By , Paul Steinhauser
Published September 18, 2017
Members of President Trump’s election integrity commission clashed Tuesday over new claims that thousands of out-of-state voters may have swung last year’s election in New Hampshire in Democrats’ favor.
With the Presidential Advisory Commission on Election Integrity holding its second meeting in New Hampshire, the allegations took center stage.
Co-chairman Kris Kobach, Kansas' Republican secretary of state, challenged the “legitimacy” of last year’s blockbuster Senate election in New Hampshire.
New Hampshire’s longtime Secretary of State Bill Gardner, a Democrat, fired back, saying the results were “real and valid.”
The session at the New Hampshire Institute of Politics came less than a week after Kobach charged in a column on Breitbart.com that voter fraud in the Granite State may account for Democrat Maggie Hassan’s narrow Senate victory last November over incumbent Republican Kelly Ayotte.
Kobach cited a report compiled by Gardner and released by Republican state House Speaker Shawn Jasper. The report – which some Republicans say also could raise questions about Hillary Clinton’s narrow win over Donald Trump in the state – showed that more than 5,000 people who registered to vote last November using out-of-state driver’s licenses never subsequently obtained in-state licenses or registered their cars in the state.
In his article, which was heavily criticized by Democrats, Kobach suggested that the data was proof voter fraud likely led to Hassan’s 1,017-vote victory over Ayotte out of nearly three-quarters of a million ballots cast.
The state’s laws allow a person – for instance, a college student – to be domiciled in New Hampshire for voting purposes and still be a resident of another state for driver's licensing purposes. But state law also requires that people who come to live in the state and have a vehicle register it and obtain a New Hampshire driver’s license within 60 days.
“New Hampshire is a swing state. Everybody comes here,” Kobach said Tuesday, adding that people are “flooding across the border to participate in primaries, to possibly cast a vote.”
Kobach charged that “until further research is done … we will never know the answer regarding the legitimacy of that particular election.”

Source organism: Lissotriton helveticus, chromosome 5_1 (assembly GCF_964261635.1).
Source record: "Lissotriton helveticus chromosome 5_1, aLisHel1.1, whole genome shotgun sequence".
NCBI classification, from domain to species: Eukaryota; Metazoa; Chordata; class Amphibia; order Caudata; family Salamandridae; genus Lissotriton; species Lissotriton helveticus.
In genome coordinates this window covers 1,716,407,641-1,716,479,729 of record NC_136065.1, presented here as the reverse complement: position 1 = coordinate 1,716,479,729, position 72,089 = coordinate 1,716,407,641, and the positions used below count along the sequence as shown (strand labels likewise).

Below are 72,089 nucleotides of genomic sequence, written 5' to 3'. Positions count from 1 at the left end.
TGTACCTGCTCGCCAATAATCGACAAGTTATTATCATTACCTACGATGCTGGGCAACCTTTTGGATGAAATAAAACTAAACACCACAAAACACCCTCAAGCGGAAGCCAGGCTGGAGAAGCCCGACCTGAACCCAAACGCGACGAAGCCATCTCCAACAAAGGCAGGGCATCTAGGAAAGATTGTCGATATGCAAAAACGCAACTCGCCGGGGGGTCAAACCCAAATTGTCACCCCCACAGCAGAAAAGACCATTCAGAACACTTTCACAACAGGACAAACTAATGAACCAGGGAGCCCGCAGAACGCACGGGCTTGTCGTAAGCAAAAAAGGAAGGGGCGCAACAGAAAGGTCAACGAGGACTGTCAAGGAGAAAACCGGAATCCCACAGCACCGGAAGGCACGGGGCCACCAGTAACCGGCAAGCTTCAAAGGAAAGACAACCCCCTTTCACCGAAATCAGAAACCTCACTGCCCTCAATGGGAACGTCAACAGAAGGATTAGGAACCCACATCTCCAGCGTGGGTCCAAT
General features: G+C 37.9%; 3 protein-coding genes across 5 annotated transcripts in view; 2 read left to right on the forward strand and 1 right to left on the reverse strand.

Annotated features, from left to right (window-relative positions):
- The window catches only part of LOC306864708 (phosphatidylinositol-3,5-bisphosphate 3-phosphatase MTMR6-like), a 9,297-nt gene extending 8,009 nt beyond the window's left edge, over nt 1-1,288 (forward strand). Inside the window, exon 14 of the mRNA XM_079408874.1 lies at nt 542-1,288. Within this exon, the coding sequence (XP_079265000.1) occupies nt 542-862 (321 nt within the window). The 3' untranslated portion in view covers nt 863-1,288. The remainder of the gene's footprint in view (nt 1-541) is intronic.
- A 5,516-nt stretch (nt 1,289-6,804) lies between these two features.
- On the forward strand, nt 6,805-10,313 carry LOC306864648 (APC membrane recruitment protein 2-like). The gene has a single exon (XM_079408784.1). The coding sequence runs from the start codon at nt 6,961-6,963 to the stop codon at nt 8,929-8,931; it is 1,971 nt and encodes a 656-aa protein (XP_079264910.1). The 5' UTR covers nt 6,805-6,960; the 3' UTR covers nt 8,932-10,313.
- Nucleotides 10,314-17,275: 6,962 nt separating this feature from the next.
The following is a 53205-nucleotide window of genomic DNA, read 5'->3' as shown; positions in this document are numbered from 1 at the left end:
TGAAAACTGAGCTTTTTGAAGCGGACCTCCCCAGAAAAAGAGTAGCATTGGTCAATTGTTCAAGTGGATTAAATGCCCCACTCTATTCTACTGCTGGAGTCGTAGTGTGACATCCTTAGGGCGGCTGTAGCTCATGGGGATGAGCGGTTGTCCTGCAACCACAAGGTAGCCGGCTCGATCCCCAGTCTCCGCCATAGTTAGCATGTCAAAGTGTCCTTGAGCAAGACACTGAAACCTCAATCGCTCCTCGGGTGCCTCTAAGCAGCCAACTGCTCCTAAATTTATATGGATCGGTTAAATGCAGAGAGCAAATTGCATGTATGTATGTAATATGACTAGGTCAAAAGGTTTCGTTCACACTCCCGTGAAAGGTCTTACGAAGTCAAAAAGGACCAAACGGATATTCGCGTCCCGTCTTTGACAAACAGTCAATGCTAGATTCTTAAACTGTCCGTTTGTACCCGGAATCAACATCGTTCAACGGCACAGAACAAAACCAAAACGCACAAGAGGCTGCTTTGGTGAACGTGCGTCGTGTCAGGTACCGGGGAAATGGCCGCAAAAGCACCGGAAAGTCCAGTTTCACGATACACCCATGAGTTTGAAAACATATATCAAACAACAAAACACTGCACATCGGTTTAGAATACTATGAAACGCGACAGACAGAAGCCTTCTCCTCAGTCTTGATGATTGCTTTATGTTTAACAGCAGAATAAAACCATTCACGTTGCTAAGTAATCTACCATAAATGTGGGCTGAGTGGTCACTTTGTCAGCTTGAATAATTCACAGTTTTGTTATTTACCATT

Countering Kobach, Gardner said “the problem that has occurred because of what you wrote is that the question of whether our election as we recorded it is real and valid. And it is real and valid.”
Gardner pleaded that “we all need to stay focused on” the marching orders from Vice President Pence, the commission’s chairman, that “we work in a way that we don’t have preconceived, preordained ideas of what the facts are going to turn out to be.”
Maine Secretary of State Matthew Dunlap, another commission member, also criticized Kobach, calling his voter fraud allegations “reckless.”
President Trump lost New Hampshire’s four electoral votes last November to Democratic presidential nominee Clinton by fewer than 2,800 votes.
While Trump trounced Clinton in the all-important Electoral College vote, 306 to 232, to win the presidency, he also lost the national popular count by nearly 3 million votes to Clinton.
Soon after his victory, Trump claimed he would have won the popular vote “if you deduct the millions of people who voted illegally.” And he singled out New Hampshire as one of three states with “serious voter fraud.”
Democrats argue the commission is a voter suppression effort led by Trump to justify his voter fraud claims. Top New Hampshire Democrats have urged Gardner, who has served more than four decades as secretary of state, to quit the commission.
Gardner referenced the incoming fire he’s taken in recent days, saying in his opening comments that “some have questioned why I am here.”
After highlighting the state’s rich political history, he added that “New Hampshire people aren’t accustomed to walking away or stepping down from their civic duty and I will not either.”
But the commission’s role came under attack during a protest outside the New Hampshire Institute of Politics prior to the start of the meeting.
“The commission should not exist,” said Jason Kander, the former Missouri secretary of state who now heads Let America Vote, a new nonprofit group that works to increase voter participation.
Kander, who ran unsuccessfully as a Democrat for U.S. Senate last year, told demonstrators that Trump’s allegations of voter fraud are “the biggest lie a president has ever told.”